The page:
Goodnight, Sir Arthur

>> Tuesday, March 18, 2008

Sir Arthur C. Clarke has passed away. He was 90 years old.

Sir Arthur will be commemorated as the author of 2001 and the conceptual inventor of the geostationary communications satellite. He, himself, wanted to be remembered as a writer, and of course he will be. But my hope is that Sir Arthur will be remembered more than anything as a man of Reason. He was a man who loved ideas and whose deepest faith seemed to be in the capacity of the human mind to eventually achieve anything and everything it might be put to--be it space travel or world peace. He was a skeptic and a dreamer in the best senses of both words: a man who was willing to evaluate any notion set before him in an open-minded way but not one who ever seemed to leave his critical faculties behind. Anything is possible, but every claim requires evidence before it becomes one of the bricks in your edifice. It might even be said that the only thing in which he retained an almost blind faith was that aforementioned-faith in the mind and it's potential to triumph over the worst human impulses. I can think of nothing better to believe in than that.

A video Sir Arthur made for his 90th:

"I have a great faith in optimism as a guiding principle, if only because it offers us the opportunity of creating a self-fulfilling prophecy." I believe Sir Arthur took it as a given that Reason leads to understanding, and understanding to wisdom. I want to believe that, too.

Rest in peace, Sir Arthur.

ADDENDUM: I just saw Wired's obituary, which is nice and worth a look. They closed with a wonderful quote from Sir Arthur, and if I'd seen the Wired piece before writing my own, I would have closed my original post with it:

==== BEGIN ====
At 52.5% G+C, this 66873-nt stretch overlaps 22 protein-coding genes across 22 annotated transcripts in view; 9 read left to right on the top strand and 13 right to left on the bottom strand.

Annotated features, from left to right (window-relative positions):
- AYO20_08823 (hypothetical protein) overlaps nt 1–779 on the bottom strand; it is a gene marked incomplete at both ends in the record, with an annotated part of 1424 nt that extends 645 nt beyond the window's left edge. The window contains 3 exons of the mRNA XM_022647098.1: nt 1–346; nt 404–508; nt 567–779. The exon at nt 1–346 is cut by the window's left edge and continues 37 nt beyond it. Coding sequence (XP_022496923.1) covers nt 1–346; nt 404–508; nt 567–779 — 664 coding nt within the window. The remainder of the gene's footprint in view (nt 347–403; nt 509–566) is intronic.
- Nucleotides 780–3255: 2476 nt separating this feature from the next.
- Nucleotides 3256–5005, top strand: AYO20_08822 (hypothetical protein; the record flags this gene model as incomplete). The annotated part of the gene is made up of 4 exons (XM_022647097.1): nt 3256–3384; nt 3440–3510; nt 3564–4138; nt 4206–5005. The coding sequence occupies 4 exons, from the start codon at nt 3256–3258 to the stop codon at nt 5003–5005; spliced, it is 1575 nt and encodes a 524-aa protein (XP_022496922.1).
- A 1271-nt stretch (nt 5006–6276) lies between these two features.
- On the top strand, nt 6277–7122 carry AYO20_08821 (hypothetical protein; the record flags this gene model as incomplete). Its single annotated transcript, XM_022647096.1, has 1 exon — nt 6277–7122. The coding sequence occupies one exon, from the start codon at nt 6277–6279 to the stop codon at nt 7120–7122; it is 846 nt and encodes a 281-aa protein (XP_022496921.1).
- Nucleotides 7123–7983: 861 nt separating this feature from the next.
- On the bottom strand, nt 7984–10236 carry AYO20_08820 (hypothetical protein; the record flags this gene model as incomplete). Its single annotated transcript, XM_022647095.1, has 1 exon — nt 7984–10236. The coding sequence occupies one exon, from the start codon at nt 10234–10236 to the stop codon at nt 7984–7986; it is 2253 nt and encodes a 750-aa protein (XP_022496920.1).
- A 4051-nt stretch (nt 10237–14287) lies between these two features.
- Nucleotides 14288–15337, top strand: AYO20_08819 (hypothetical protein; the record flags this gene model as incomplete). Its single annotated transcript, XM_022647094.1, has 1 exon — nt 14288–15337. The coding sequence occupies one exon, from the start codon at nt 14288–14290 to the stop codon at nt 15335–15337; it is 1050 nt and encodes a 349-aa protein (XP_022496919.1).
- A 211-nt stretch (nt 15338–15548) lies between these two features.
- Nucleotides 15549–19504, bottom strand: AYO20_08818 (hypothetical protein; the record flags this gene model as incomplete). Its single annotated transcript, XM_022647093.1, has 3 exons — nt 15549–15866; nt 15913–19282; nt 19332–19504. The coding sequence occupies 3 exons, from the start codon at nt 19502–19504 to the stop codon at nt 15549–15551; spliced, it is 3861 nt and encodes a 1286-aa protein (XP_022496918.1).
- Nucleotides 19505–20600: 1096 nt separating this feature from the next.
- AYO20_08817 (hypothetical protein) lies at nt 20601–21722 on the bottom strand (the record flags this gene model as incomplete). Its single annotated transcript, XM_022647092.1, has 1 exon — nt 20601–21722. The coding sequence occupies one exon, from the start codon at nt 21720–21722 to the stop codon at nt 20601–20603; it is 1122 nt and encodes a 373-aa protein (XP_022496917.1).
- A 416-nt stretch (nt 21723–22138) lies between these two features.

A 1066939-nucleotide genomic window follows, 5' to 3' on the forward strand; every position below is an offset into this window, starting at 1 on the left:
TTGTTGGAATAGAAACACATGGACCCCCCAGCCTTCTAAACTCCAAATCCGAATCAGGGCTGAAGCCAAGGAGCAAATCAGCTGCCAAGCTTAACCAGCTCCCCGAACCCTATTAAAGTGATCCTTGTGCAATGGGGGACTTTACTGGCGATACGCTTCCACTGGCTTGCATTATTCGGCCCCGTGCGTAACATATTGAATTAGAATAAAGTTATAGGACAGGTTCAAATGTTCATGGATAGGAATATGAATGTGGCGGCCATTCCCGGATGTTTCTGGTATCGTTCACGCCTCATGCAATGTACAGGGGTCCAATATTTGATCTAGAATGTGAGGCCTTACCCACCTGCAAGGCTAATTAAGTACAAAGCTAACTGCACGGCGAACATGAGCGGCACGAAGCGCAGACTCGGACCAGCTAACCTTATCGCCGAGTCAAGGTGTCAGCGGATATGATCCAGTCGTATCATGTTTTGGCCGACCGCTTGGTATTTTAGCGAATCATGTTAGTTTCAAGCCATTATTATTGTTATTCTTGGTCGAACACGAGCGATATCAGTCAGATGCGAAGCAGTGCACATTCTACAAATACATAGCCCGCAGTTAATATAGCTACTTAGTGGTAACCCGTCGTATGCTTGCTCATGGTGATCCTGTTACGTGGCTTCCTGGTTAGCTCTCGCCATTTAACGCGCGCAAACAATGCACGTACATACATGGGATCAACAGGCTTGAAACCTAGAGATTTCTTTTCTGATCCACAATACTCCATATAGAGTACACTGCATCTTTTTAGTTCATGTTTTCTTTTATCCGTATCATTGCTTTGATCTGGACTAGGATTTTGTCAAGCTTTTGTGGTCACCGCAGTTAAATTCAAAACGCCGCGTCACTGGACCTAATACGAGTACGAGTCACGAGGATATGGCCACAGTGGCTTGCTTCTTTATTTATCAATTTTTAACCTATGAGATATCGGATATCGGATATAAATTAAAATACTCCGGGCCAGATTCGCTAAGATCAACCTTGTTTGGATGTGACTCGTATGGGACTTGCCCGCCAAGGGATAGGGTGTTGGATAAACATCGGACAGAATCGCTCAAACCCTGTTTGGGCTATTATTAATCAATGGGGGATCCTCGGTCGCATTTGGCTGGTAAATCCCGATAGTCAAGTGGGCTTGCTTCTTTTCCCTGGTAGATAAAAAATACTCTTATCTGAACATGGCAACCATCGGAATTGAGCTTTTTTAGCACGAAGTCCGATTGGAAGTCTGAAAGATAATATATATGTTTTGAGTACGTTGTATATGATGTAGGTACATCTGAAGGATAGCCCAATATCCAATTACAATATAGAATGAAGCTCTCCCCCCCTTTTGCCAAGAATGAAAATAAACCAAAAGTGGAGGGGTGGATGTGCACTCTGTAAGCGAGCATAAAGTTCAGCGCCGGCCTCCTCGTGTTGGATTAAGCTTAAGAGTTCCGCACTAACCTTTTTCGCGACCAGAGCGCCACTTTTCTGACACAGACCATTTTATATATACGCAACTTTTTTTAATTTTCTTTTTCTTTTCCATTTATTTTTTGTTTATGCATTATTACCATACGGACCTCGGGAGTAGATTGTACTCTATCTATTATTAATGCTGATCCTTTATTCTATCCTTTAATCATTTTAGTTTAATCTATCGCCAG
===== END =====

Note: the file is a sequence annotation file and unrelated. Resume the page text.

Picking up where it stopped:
When asked by Wired in 1993 if he had put any thought into what he would want on his epitaph, Clarke said he had.

"Oh, yes," he said. "I've often quoted it: 'He never grew up; but he never stopped growing.'"


Jeri Wednesday, March 19, 2008 at 1:16:00 AM EDT  

He is the last of the golden age SF giants, and he will be missed. His book Childhood's End is on my top five list of SF novels, ever. He is an amazing author, and by all reports a good man.

Eric Wednesday, March 19, 2008 at 1:43:00 AM EDT  

Not quite the last: we still have Ray Bradbury, but Bradbury is 87 and can't be expected to be with us too much longer.

In his 90th birthday speech/farewell, Sir Arthur alluded to how many of his contemporaries were no longer with him, and how that was the sad thing about living as long as he had. It's sad for those of us who remain behind, to watch our heroes fade away and come to the ends of their time. I suppose we can take solace, though, in having Childhood's End and Rama and 2001 and the rest. I realized today that I had missed The Songs Of Distant Earth when I was devouring his books in my teenage years; I've added that to my list at Amazon to make up for the oversight.

I think, unless I'm overlooking someone, that when Bradbury dies it really will be the end of that Golden Age generation that created science fiction as we know it. Sad, but they had a good run.

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